Capacity building for female community health workers - an effective tool for tobacco control and empowerment
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Salaam Bombay Foundation, Tobacco Control & Advocacy, India
Publication date: 2018-03-01
Tob. Induc. Dis. 2018;16(Suppl 1):A61
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Background and challenges to implementation:
Tobacco is a significant public health concern in rural India. In Maharashtra, India's second largest state, 31.4% of adults report tobacco use (Global Adult Tobacco Survey India, 2009). In villages, tobacco use is endemic. Smokeless tobacco use is engrained in social and cultural norms. At the same time, poor rural health care infrastructure poses challenge to diagnosis and treatment of tobacco-related diseases.

Intervention or response:
Under rural initiative 'Salaam Mumbai Foundation' (SMF) started by Salaam Bombay Foundation (SBF) in 2007, initial needs assessment was conducted in nine villages across Chandrapur district in Eastern Maharashtra. This assessment reported 45% of all villagers using tobacco which also included two years old children. After needs assessment, SBF initiated capacity building sessions with 60 female community health workers known as "sakhis" to empower them to become the primary implementers of tobacco control in villages they serve. Capacity building activities included sensitization workshops covering tobacco's harmful health effects, existing tobacco legislation; follow up sessions to assess progress, and specific guidance to address tobacco control issues in villages.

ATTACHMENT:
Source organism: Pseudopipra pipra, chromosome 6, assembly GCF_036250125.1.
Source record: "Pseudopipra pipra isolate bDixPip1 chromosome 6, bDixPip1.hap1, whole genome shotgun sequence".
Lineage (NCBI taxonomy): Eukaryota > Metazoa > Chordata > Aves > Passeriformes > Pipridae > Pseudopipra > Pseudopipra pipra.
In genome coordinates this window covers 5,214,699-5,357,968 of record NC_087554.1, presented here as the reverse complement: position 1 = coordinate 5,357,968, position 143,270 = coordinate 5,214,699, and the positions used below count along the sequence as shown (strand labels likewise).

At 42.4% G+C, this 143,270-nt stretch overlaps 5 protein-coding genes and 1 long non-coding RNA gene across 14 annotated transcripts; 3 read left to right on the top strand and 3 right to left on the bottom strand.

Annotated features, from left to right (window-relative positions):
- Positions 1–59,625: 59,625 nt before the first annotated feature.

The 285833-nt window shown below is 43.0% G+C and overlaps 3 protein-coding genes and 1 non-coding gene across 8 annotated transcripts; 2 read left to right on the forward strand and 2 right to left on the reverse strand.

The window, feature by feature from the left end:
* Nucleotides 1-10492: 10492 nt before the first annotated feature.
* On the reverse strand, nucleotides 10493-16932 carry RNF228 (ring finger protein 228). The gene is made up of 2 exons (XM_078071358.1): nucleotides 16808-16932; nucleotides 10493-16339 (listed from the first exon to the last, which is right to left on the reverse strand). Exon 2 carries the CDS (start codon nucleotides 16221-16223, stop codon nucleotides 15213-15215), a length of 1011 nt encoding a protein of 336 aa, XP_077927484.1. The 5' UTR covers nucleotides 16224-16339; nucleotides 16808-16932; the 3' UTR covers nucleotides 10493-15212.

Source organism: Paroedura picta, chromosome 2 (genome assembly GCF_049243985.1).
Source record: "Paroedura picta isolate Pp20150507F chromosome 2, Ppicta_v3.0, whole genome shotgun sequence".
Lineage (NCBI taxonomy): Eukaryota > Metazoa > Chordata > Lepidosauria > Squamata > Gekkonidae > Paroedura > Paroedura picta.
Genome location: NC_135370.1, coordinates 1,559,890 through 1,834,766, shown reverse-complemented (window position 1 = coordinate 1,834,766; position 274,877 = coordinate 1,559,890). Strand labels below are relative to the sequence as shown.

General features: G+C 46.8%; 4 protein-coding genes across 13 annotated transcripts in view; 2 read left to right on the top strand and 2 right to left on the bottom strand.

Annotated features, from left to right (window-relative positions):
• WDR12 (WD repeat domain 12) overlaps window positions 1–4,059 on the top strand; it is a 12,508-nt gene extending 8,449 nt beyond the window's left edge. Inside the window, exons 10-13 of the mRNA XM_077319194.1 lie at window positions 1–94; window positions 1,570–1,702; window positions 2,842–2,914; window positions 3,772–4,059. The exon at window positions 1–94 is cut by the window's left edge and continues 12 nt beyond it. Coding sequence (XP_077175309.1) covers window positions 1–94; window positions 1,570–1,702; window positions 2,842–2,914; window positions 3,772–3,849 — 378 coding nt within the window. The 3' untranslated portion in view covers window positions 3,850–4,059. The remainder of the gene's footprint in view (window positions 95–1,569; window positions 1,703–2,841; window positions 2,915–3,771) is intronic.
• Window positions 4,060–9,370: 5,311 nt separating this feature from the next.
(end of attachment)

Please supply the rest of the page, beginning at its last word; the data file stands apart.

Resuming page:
Results and lessons learnt:
60 trained female community health workers implemented various tobacco control activities at village level using methods like songs, street plays, puppet shows, anti-tobacco rallies, and incorporated anti-tobacco messages into their other health activities. Through these activities they reached to 28,000 residents in 60 villages. An evaluation conducted one year after the program revealed that awareness on harmful effects of tobacco use increased up to 90% among the residents of intervention villages and tobacco consumption had reduced.

Conclusions and key recommendations:
Community health workers are uniquely situated to implement tobacco control programmes due to their access to community members, their role as trusted sources for health information, and
their ability to understand the unique issues faced in their communities. Hence, they can be trained to implement tobacco control activities in villages and work with all the stakeholders.

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